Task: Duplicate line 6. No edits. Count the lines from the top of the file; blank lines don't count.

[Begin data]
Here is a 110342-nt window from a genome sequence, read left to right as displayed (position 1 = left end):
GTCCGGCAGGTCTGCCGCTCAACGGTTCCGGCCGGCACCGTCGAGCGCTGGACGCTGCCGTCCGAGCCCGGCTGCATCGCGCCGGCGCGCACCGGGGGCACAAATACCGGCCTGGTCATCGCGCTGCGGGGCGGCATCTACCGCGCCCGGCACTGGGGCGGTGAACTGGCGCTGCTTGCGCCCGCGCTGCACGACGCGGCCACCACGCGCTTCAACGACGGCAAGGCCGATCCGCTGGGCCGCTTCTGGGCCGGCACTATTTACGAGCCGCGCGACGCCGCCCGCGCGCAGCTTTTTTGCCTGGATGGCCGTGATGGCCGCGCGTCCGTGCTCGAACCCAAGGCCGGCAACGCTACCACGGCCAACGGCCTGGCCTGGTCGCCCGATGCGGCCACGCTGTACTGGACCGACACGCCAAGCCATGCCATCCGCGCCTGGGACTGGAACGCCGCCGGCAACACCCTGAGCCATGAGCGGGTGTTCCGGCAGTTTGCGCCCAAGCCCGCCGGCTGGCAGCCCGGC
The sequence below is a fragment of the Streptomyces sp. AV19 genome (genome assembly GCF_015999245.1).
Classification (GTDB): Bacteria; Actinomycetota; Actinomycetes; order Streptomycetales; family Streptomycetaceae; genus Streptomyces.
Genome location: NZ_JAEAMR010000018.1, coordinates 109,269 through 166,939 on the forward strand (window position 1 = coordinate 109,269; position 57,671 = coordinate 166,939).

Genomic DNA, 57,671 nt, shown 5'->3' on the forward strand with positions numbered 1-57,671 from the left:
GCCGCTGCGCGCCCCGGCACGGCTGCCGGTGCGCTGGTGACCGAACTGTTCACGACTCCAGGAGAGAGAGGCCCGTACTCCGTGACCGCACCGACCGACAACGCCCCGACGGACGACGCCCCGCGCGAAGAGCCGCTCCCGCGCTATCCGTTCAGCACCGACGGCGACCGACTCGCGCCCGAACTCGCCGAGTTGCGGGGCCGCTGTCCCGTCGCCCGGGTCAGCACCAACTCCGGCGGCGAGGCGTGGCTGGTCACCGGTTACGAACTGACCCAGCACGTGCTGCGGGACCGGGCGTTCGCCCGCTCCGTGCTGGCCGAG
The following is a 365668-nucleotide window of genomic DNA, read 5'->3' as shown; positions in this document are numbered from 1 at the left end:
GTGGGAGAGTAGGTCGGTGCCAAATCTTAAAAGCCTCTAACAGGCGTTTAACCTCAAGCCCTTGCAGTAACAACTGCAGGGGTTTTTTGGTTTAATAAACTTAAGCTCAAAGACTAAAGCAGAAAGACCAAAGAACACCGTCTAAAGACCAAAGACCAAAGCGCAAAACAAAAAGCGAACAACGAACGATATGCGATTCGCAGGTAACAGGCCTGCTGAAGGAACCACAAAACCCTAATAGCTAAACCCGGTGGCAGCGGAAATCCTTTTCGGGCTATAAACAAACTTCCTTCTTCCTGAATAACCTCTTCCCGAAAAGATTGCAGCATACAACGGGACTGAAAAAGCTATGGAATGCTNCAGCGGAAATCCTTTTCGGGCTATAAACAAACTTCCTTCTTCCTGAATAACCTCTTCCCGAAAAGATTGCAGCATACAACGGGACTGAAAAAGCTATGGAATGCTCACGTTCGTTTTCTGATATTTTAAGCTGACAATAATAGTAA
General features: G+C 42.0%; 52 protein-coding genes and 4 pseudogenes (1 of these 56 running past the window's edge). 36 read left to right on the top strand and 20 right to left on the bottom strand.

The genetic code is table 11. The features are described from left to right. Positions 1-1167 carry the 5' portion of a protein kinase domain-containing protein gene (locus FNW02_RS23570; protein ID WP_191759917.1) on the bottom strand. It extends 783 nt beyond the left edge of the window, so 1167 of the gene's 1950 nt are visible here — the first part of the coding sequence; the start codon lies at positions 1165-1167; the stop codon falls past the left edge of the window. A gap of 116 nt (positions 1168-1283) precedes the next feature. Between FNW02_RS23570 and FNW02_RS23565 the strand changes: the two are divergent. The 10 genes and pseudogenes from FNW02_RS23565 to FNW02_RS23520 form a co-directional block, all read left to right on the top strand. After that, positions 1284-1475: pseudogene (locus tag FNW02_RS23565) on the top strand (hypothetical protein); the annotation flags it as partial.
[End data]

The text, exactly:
Genomic DNA, 57,671 nt, shown 5'->3' on the forward strand with positions numbered 1-57,671 from the left: